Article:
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VARs are still reluctant to upgrade either themselves or their clients to Vista despite Microsoft’s recent deluge of service packs, release candidates and the early release of Office 2007 Service Pack 1.

Since Dec. 5, Microsoft has released Windows Server 2008 RC1, Windows XP SP3 RC1, Windows Vista SP1, and Dec. 11 the Redmond, Wash.-based vendor said it had ended beta testing of Office 2007 SP1 and has released that update.

David Tan, CTO of CHIPS Computer Consulting, said while his company welcomed the release, it wouldn’t mean much to his clients. “We were happy to see SP1 get rolled out early, but it’s mostly fixes and patches as opposed to feature updates, so most of our clients won’t get too excited about it,” Tan said.

An Oregon-based solution provider and Microsoft Gold Partner who wished to remain anonymous said no matter how many service packs or fixes Microsoft releases, it wasn’t changing his customers’ minds.

“We have about 300 active clients and we haven’t deployed Vista in any of those environments,” the solution provider said. While engineers at the company do run Vista in a test environment, the VAR said that its own internal and outside benchmarking tests didn’t demonstrate enough performance improvement to warrant migration. “Even with the most recent patches, we don’t see anything changing anytime soon,” he said.

Tan said that Microsoft’s spotty reliability history could be playing a part in the skepticism VARs feel about Vista and SP1 adoption adoption. “There’s always that mentality among users that they need to wait for SP1 of any Microsoft product,” Tan said, adding that he personally thinks Vista is a solid operating system.

Marc Harrison, president of Manalapan, New Jersey-based Silicon East, said the release “removes the last excuse VARs had” for not upgrading. Most of his customers have already upgraded, he said, adding that “Vista is a surprisingly stable operating system and waiting for the service packs is just an excuse to hide behind.”

Tan and Harrison both cite compatibility as the major stumbling block VARs face on the road to Vista adoption, since it’s expensive and time consuming to overhaul and in some cases rewrite entire applications to ensure they will work well with Vista. “The even bigger issue continues to be application compatibility. There are still tons of line-of-business applications that are not ready for Vista, so migration isn’t even a possibility,” Tan said, especially for homegrown and custom applications, which many VARs and ISVs provide to their customers. “Most incompatibility occurs in very specific, niche industries,” Harrison said. “Thousands of small vendors don’t have timetables for when they’ll make their applications Vista-compatible,” he said.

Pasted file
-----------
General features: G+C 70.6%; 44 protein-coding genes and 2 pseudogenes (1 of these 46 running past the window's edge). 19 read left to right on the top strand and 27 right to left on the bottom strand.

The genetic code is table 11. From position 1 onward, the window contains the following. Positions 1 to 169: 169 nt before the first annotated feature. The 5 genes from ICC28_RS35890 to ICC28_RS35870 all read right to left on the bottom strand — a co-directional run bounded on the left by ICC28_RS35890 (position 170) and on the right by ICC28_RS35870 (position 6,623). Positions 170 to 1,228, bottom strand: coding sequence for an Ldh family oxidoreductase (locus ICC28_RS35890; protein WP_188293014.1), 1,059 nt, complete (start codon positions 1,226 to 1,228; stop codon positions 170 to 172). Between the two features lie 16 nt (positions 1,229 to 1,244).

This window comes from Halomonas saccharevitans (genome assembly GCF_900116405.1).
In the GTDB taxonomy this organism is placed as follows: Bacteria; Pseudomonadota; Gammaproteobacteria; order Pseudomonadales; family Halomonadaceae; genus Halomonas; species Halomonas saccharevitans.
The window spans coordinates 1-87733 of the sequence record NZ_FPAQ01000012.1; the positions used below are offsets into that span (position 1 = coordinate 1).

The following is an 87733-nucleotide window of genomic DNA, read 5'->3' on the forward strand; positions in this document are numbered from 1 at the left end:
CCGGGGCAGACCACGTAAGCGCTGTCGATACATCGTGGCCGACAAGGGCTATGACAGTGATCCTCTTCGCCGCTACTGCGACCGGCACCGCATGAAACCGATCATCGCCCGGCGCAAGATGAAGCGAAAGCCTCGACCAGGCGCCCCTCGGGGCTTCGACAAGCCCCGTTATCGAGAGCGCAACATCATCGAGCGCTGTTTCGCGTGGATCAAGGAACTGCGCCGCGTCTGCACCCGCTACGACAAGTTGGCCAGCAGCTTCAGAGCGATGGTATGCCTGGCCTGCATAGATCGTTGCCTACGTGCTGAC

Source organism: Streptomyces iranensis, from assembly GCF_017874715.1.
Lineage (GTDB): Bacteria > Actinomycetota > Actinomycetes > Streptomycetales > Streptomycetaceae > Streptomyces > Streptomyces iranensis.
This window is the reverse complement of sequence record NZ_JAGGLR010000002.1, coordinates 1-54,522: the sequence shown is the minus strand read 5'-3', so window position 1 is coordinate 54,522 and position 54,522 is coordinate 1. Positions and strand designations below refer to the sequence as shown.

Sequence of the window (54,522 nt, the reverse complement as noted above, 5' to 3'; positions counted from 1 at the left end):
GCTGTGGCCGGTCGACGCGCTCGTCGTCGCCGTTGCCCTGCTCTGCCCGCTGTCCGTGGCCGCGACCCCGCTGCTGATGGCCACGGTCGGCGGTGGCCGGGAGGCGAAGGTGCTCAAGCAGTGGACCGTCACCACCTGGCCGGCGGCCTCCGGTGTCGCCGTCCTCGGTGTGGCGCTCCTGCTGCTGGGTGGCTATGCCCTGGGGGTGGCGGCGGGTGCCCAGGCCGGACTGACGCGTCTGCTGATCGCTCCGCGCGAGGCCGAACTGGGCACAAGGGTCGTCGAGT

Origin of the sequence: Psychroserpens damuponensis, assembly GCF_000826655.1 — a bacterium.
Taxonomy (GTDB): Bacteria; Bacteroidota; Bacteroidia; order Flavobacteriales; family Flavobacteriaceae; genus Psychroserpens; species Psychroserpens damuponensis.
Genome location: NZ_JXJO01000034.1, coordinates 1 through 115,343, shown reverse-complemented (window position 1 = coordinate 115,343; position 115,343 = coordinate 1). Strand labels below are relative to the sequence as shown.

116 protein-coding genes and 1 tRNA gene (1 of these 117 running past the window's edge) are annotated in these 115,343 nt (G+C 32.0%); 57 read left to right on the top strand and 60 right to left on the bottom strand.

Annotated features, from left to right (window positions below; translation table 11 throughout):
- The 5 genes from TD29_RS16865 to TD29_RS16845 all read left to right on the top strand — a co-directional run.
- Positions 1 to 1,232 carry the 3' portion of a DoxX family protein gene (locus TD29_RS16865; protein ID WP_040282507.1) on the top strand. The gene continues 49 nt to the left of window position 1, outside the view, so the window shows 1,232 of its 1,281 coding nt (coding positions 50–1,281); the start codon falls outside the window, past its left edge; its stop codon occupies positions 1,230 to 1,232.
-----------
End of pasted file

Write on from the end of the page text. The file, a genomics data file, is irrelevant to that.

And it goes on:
Harrison said that slow Vista adoption has created a chicken-and-egg situation whereby major software and hardware vendors are waiting to update their products until Vista adoption is more widespread, but that Vista adoption will continue to be slow until software and hardware compatibility are resolved.

While the latest service packs may not push solution providers or their customers to migrate, the final release of Windows Server 2008, scheduled for February, might be the nudge customers and VARs need, Tan said, to finally make the move to Vista.

Pointer Click here to get VARs views on Vista one year after the OS was released.

Dan Schwab, vice president of marketing, D&H said: “Microsoft tells us that there’s a rolling adoption, much like what happened with the adoption of XP,” he said. Schwab said that VAR partners of the Harrisburg, Pa.-based distributor are slowly upgrading to Vista. “This is technology they’re going to be selling for the next couple years,” he said, and that most feel they need to gain an understanding of the OS to get ahead of the curve when customers do begin migrating.